That was two days ago. I was feeling a lot better today. I was going to go on a hike tomorrow even though any sort of twisting still causes a shooting pain. I was putting something in a low drawer and I squatted down to look into the drawer. It turns out that, unbeknownst to me, I cannot squat with this particular injury. I fell to the floor writhing in pain and it was like the injury had just happened again. I’m going to rest and ice and hope that it gets better.

Despite the fall, it really was a great hike and a wonderful way to spend a Thursday afternoon. It is at least partially my fault because I forgot to take my hiking boots. Live and learn.

For information about the Salmon River Hike click here.

Hike 26 – Forest Park – Wildwood Trail – Germantown to FL #15

Forest Park Wildwood

We had every intention of hiking Triple Falls today. After my post last week I got a few texts from SteveZ about his favorites and I was all set to head out there today and finally deposit Aunt Patti’s ashes somewhere worthy. There were a few snags in the plan. I went out with Lacey and Becky last night and had way too much fun, so I woke up late. My sister is sick with a cold that I am slowly spreading to every single person I know and eventually across the world, maybe universe (insert sinister laughter). ┬áShe took Theraflu (which she calls night time tea) and also slept in late, through her alarm even. Since the evil Costco scheduler has yet to stop ruining our Sundays, we had to be done by 2:30 again. Needless to say, we didn’t have time for Triple Falls, but we are totally looking forward to hiking it in the future. Thanks SteveZ!

When I finally got to my sister’s house, I was pretty defeated. I had no idea where to hike today. She suggested Forest Park. We still have so many trails in Forest Park that we haven’t hiked yet. I know Wildwood alone is 30 miles, so we made it happen. We entered the trail on Germantown and hiked until we needed to head back to get my sister to work on time. After some highly advanced math (adding and subtracting) I have calculated that we did 7.5 miles out and back. The trail is truly beautiful and as it works its way through peaks and valleys the scenery changes dramatically. We saw a lot of runners. We were also almost killed by a horse-sized dog. It was truly frightening. When your dog is that big, leashes people!

It was pretty muddy on the trail considering the tiny amount of water we have received in the Pacific Northwest this year. I would have welcomed even more water and mud if it meant there was snow on the mountain. Come on snow. Come on.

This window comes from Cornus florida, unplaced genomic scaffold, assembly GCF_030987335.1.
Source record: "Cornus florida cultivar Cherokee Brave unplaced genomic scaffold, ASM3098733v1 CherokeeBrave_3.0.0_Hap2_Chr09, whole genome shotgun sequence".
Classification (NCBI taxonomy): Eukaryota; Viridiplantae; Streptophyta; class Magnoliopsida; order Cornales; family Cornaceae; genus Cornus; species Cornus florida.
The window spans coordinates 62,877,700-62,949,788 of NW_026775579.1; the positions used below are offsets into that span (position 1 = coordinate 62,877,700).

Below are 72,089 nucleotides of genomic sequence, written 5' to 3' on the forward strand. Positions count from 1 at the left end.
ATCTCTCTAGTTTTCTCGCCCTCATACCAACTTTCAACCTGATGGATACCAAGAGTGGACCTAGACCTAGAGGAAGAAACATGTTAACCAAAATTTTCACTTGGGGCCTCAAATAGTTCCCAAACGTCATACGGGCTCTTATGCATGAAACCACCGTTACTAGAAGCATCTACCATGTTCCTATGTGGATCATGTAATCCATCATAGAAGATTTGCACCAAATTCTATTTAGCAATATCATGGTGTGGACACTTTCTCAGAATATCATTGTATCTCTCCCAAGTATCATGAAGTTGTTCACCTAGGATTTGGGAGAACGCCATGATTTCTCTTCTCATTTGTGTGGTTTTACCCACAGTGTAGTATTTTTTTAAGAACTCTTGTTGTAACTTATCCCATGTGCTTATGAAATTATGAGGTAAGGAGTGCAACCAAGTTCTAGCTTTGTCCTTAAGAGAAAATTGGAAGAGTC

As usual we talked of many things as we headed up and down and up and back down again meandering through the forest. We made a decision. We are both going to learn more about Tesla. He was just so cool. When we are done reading about him, we are going to build a Tesla coil. Why? Because we want to have a Tesla coil. Who doesn’t really? This was our train of thought:

1. I told my sister about Bill Murray and RZA and GZA walking into a bar and bar-tending one night. No matter what anyone ordered, they were served tequila shots. Hilarious, right?

2. Then we started talking about how Bill Murray and RZA and GZA must be friends because they were also together in the same segment of the movie Coffee and Cigarettes.

3. Then we started talking about Jack White wheeling around a Tesla Coil in a Radio Flyer wagon in the same movie.

4. Then we talked about Tesla for basically the rest of the hike.

Unlike Leif Erickson Drive, Wildwood Trail is actually a trail. If you’re going to hike in Forest Park, I recommend it. It’s my favorite in the park thus far. Despite the mud, it was pretty and an excellent day (there was even sun). Next week…something on majestic Mt. Hood. We are going to hike on Thursday because despite telling the scheduling lady time and time again that Sunday has been her day off for like a million years, my sister has to work next week again and this time all day. I’m starting to think that lady is ruining our fun intentionally. Knock it off, lady (I would normally call her something else, but I don’t want to offend anyone’s delicate sensibilities).

For information about Wildwood Trail click here.

Hike 25 – Salmon Creek Greenway

Salmon Creek

Who knew there were so many cool greenway paths in and around Portland? Probably someone, but not me. Each time my sister has to work on a Sunday (by the way terrible scheduling person at Costco, knock it off, she’s supposed to have Sundays off for Pete’s sake), we look for something close and not too challenging. There are a lot of good, long-ish, urban “hikes” that suit our purposes. We get to see interesting habitats and new neighborhoods. She has to work next weekend too, so I’m sure we won’t go anywhere amazing. We’ve actually been carrying around some of my aunt’s ashes to deposit somewhere beautiful, but we’ve yet to find the right place yet (except for when we forgot them in the car at Falls Creek Falls). I want to get back out in the wilderness soon. Cooperate weather. Cooperate evil Costco scheduler. Also, if you’ve ever done an amazing hike, I would welcome suggestions. I’m talking to you Josh Kanable, Jeremy Wedell, and SteveZ.